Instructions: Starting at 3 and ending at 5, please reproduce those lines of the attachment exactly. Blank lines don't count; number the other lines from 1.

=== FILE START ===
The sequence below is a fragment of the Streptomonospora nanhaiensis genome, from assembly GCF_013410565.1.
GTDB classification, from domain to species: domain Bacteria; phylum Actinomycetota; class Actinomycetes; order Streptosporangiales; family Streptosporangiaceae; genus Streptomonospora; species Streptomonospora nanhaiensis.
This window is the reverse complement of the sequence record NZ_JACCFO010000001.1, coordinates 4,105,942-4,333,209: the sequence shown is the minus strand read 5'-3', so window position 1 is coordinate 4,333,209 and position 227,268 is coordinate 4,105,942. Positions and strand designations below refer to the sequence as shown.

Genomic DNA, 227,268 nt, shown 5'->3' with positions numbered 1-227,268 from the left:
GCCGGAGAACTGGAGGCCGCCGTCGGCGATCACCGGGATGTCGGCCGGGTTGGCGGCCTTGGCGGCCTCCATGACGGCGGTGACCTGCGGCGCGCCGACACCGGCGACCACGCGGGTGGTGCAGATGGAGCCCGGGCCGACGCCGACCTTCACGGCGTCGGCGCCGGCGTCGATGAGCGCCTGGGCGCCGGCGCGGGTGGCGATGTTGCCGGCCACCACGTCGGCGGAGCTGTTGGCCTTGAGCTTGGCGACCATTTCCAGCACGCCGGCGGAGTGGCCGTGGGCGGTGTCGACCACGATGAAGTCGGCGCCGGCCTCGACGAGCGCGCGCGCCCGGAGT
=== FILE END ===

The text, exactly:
This window is the reverse complement of the sequence record NZ_JACCFO010000001.1, coordinates 4,105,942-4,333,209: the sequence shown is the minus strand read 5'-3', so window position 1 is coordinate 4,333,209 and position 227,268 is coordinate 4,105,942. Positions and strand designations below refer to the sequence as shown.

Genomic DNA, 227,268 nt, shown 5'->3' with positions numbered 1-227,268 from the left:
GCCGGAGAACTGGAGGCCGCCGTCGGCGATCACCGGGATGTCGGCCGGGTTGGCGGCCTTGGCGGCCTCCATGACGGCGGTGACCTGCGGCGCGCCGACACCGGCGACCACGCGGGTGGTGCAGATGGAGCCCGGGCCGACGCCGACCTTCACGGCGTCGGCGCCGGCGTCGATGAGCGCCTGGGCGCCGGCGCGGGTGGCGATGTTGCCGGCCACCACGTCGGCGGAGCTGTTGGCCTTGAGCTTGGCGACCATTTCCAGCACGCCGGCGGAGTGGCCGTGGGCGGTGTCGACCACGATGAAGTCGGCGCCGGCCTCGACGAGCGCGCGCGCCCGGAGT